But what can this teach us about the question that Epstein is pondering – the future of open source over the long haul? Much, I think. The most important lesson I take from this comparison is that these motivations are at once community oriented and intensely individual. And it’s the latter that – in my opinion – guarantees the sustainability of the open source effort as a whole.
Individuals motivate themselves to participate in the process for reasons that vary for person to person, but collectively, the effect on the group is neglible. Individuals join and abandon gyms every day, just as developers join and abandon projects every day. On a macro level, neither gyms nor open source projects sweat these individual losses, as the underlying motivation assures that those who leave the fold will be replaced in short order.
Epstein, I think, fails to appreciate the highly individual – and capitalistic – nature of the these motivations. See the following:
The open source movement may avoid these difficulties for outside contributors who work for credit and glory. But how do the insiders, such as Linus Torvalds, cash out of the business that they built? And in the interim, how do they attract capital and personnel needed to expand the business?
Aside from the fact that his third question is answered by the first, it indicates a lack of appreciation for the ability of the community to sustain and drive itself, driven by the unique drivers of millions of developers worldwide.
Why, for example, do developers invest time in the Mozilla platform? Because it’s profitable, both financially and otherwise. Walt Scacchi describes it here:
“These people are in demand,” said Walt Scacchi, a research scientist at the University of California at Irvine’s Institute for Software Research who studies the open-source world. “As Mozilla is moving into a wider public audience, software developers who are identified as core contributors are likely to have market opportunities that conventional software developers would not have. If you’ve contributed to a software system used by millions of people, you’ve demonstrated something that most software developers have not done…”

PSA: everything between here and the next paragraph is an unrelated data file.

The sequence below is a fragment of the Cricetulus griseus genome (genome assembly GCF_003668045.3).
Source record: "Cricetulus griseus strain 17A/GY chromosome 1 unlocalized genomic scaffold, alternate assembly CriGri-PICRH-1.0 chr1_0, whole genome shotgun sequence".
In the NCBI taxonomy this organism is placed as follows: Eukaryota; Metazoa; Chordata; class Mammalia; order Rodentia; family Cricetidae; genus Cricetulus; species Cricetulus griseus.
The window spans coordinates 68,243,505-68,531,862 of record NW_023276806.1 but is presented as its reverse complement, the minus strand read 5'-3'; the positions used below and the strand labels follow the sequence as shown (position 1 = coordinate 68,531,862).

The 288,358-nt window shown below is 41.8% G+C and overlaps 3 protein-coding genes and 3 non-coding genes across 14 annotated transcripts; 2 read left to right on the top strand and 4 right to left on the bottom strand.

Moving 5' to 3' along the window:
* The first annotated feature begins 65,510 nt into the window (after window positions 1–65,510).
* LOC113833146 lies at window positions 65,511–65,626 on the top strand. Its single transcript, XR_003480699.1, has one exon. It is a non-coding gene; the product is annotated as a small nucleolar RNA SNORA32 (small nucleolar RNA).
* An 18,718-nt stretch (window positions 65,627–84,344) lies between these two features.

“Free and open-source developers get involved primarily for the opportunity to learn about emerging or advanced tools, techniques or methods associated with those projects,” he said. “But the consequence is that people who can demonstrate their expertise become the most valued people. So financial capital may follow social capital, rather than the other way around. If you do good and people recognize that, that translates into increasing the value for your personal brand.”
Seems pretty straighforward to me. Not to mention sustainable. Forgetting the idealism so mocked by those who believe open source is a temporary phenomenon, I’d contend that as long as self-improvement and career goals remain a priority for some portion of the developer population, the open source ecosystem will be vibrant and healthy. Just as we all would be if we hit the gym every day.